Temple University is not yet widely seen as the kind of local leader of entrepreneurship or tech innovation in the way that its University City peers Drexel and Penn are. The college has had its tech transfer stories and trialed MOOCs, but relative to its large size, Temple is rarely listed as a force behind what’s changed in the last decade. There’s an effort to change that.
In his inaugural speech last year, Dr. Neil Theobald, the new president of the region’s largest public research university, laid out six commitments that he said would shape his tenure. One of them was focused on “the entrepreneurial spirit,” with plans to make Temple students ‘real-world ready.’
Late last month was officially Entrepreneurship Day on Temple’s Main Campus, which brought together a number of existing efforts in the hopes of amplifying their impact and awareness. For a school that has such a large footprint on so much of Philadelphia, the wider local tech ecosystem is still surprisingly new territory.
The school held its 16th Annual Be Your Own Boss Bowl business plan competition with other $225,000 in cash and prizes, said Jaine Lucas, the organizer and executive director of Temple’s Innovation and Entrepreneurship Institute (IEI). This year’s Grand Prize Winner was Temple CIS Professor John Nosek of Guiding Technologies, an effort for autistic children.
While the competition was underway, Temple’s Entrepreneurial Student Association (ESA) hosted its annual Tower Takeover event to engage local businesses and students around a 30-table entrepreneurship expo.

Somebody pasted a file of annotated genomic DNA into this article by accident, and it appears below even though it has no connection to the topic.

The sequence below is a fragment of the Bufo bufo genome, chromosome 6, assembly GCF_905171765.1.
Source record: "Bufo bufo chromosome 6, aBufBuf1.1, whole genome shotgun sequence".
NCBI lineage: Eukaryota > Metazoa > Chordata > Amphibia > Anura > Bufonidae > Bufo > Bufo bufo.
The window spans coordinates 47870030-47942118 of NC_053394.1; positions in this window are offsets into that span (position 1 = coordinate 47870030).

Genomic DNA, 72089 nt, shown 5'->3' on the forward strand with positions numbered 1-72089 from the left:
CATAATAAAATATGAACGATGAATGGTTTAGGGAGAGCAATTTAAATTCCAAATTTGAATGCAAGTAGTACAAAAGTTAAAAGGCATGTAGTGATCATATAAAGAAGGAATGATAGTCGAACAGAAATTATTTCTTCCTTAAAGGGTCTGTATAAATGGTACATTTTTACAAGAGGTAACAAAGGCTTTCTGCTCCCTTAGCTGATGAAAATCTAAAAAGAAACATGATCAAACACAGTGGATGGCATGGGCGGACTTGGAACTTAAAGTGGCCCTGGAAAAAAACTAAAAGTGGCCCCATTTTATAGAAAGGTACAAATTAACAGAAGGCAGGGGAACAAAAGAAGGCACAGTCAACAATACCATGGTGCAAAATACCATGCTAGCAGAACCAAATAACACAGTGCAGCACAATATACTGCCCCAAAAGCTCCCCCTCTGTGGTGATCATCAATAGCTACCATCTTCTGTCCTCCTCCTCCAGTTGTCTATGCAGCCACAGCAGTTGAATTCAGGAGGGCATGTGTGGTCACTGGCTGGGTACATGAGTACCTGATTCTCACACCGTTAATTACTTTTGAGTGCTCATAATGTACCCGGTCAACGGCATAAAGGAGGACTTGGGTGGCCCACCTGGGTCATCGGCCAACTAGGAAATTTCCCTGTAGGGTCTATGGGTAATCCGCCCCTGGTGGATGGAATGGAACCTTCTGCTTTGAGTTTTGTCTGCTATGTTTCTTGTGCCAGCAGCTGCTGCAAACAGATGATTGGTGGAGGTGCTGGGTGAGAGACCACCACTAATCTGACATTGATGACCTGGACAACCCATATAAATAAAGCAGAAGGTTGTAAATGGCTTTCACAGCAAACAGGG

Dave Silver, a Temple alumnus and founder of Broad Street Music Group and a recent presenter at a Start.Stay.Grow event for student entrepreneurs organized by Philly Startup Leaders, said to grow Temple’s perceived influence on the region’s tech community, students will need to do much of the lifting.
“It’s great to see the students taking charge and putting their heads together to bring local brands out in front of their target market,” he said.
Earlier in April, Temple’s Fox School of Business held its annual IT Awards, an event series that is increasingly touching a wider tech community here. There’s also the established Urban Apps and Maps program from Youngjin Yoo that connects students, North Philadelphia residents and wider efforts, and the Fox School has earned outside recognition for its entrepreneurship work. Temple is also hoping institutional changes might support that growth.
“Our entrepreneurship program had a breakthrough year,” said Lucas, highlighting several new efforts.
- Opened in April 2013 a new dorm floor for student entrepreneurs
- Launched a GenEd course in Creativity and Organizational Innovation open to any of 37,000 undergraduate students,
- Began a new Masters of Science Degree in Innovation Management and Entrepreneurship
- Unveiled an Innovation Leadership Speaker Series
- Opened the Blackstone Launch Pad
So why the perceived distance from Drexel and Penn? In part, it’s surely to do with resources: though with a far smaller student population, the private Ivy League school, including Wharton, has far wealthier network to pull from. It also has to do with specialty: Drexel’s technical and co-op roots prepped it well for today’s entrepreneurship surge.
By comparison, Temple is a large and sprawling public university with a different enrollment philosophy. For example, three of those other six commitments from Temple president Theobald include a commitment to affordability, impact on the city and a diverse student body.
So the expectations should be different, as should the goals. Instead, Temple and Theobald seem well timed to broaden the reach of tech business and entrepreneurship to a wider class of students.